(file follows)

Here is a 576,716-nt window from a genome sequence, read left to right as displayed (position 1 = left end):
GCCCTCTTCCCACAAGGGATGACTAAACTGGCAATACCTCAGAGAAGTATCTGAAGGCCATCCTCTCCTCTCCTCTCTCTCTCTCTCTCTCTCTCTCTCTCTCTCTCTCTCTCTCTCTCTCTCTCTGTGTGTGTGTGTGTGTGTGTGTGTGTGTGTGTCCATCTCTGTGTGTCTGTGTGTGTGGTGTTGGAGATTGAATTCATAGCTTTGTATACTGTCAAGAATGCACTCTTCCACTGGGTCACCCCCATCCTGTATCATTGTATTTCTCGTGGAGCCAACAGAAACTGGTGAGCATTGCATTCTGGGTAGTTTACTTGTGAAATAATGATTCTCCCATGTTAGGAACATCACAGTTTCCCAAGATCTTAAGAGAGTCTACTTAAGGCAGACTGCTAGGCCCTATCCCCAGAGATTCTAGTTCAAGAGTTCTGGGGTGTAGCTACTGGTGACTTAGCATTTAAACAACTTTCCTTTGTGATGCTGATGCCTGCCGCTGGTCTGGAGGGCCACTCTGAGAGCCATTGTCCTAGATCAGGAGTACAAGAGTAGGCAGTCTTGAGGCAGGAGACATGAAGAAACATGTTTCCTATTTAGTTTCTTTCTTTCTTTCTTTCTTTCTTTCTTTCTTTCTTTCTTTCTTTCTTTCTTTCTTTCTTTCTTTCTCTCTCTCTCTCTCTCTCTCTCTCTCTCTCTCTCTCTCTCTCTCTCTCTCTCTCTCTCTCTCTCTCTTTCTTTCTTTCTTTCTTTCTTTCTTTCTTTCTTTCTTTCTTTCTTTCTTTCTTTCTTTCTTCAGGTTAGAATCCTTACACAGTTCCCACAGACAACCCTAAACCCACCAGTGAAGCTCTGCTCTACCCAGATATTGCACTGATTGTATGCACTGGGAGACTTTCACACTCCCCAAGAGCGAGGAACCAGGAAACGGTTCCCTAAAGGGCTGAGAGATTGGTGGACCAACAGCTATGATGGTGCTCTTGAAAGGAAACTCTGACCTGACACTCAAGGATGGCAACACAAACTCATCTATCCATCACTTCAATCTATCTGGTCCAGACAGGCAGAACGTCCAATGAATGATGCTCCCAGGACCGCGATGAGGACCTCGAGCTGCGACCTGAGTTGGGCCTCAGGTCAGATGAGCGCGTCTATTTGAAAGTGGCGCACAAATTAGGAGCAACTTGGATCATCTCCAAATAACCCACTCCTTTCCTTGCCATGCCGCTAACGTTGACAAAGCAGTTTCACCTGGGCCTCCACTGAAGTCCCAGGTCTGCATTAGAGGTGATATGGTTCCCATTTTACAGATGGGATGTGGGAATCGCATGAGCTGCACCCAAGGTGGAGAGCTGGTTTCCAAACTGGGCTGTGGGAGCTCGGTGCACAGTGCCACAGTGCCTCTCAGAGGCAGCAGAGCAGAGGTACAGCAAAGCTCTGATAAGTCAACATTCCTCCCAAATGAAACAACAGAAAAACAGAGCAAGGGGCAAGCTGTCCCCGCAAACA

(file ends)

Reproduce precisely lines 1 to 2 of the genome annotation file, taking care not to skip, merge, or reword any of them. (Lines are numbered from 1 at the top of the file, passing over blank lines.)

Here is a 576,716-nt window from a genome sequence, read left to right as displayed (position 1 = left end):
GCCCTCTTCCCACAAGGGATGACTAAACTGGCAATACCTCAGAGAAGTATCTGAAGGCCATCCTCTCCTCTCCTCTCTCTCTCTCTCTCTCTCTCTCTCTCTCTCTCTCTCTCTCTCTCTCTCTCTGTGTGTGTGTGTGTGTGTGTGTGTGTGTGTGTCCATCTCTGTGTGTCTGTGTGTGTGGTGTTGGAGATTGAATTCATAGCTTTGTATACTGTCAAGAATGCACTCTTCCACTGGGTCACCCCCATCCTGTATCATTGTATTTCTCGTGGAGCCAACAGAAACTGGTGAGCATTGCATTCTGGGTAGTTTACTTGTGAAATAATGATTCTCCCATGTTAGGAACATCACAGTTTCCCAAGATCTTAAGAGAGTCTACTTAAGGCAGACTGCTAGGCCCTATCCCCAGAGATTCTAGTTCAAGAGTTCTGGGGTGTAGCTACTGGTGACTTAGCATTTAAACAACTTTCCTTTGTGATGCTGATGCCTGCCGCTGGTCTGGAGGGCCACTCTGAGAGCCATTGTCCTAGATCAGGAGTACAAGAGTAGGCAGTCTTGAGGCAGGAGACATGAAGAAACATGTTTCCTATTTAGTTTCTTTCTTTCTTTCTTTCTTTCTTTCTTTCTTTCTTTCTTTCTTTCTTTCTTTCTTTCTTTCTTTCTCTCTCTCTCTCTCTCTCTCTCTCTCTCTCTCTCTCTCTCTCTCTCTCTCTCTCTCTCTCTCTCTCTTTCTTTCTTTCTTTCTTTCTTTCTTTCTTTCTTTCTTTCTTTCTTTCTTTCTTTCTTTCTTCAGGTTAGAATCCTTACACAGTTCCCACAGACAACCCTAAACCCACCAGTGAAGCTCTGCTCTACCCAGATATTGCACTGATTGTATGCACTGGGAGACTTTCACACTCCCCAAGAGCGAGGAACCAGGAAACGGTTCCCTAAAGGGCTGAGAGATTGGTGGACCAACAGCTATGATGGTGCTCTTGAAAGGAAACTCTGACCTGACACTCAAGGATGGCAACACAAACTCATCTATCCATCACTTCAATCTATCTGGTCCAGACAGGCAGAACGTCCAATGAATGATGCTCCCAGGACCGCGATGAGGACCTCGAGCTGCGACCTGAGTTGGGCCTCAGGTCAGATGAGCGCGTCTATTTGAAAGTGGCGCACAAATTAGGAGCAACTTGGATCATCTCCAAATAACCCACTCCTTTCCTTGCCATGCCGCTAACGTTGACAAAGCAGTTTCACCTGGGCCTCCACTGAAGTCCCAGGTCTGCATTAGAGGTGATATGGTTCCCATTTTACAGATGGGATGTGGGAATCGCATGAGCTGCACCCAAGGTGGAGAGCTGGTTTCCAAACTGGGCTGTGGGAGCTCGGTGCACAGTGCCACAGTGCCTCTCAGAGGCAGCAGAGCAGAGGTACAGCAAAGCTCTGATAAGTCAACATTCCTCCCAAATGAAACAACAGAAAAACAGAGCAAGGGGCAAGCTGTCCCCGCAAACA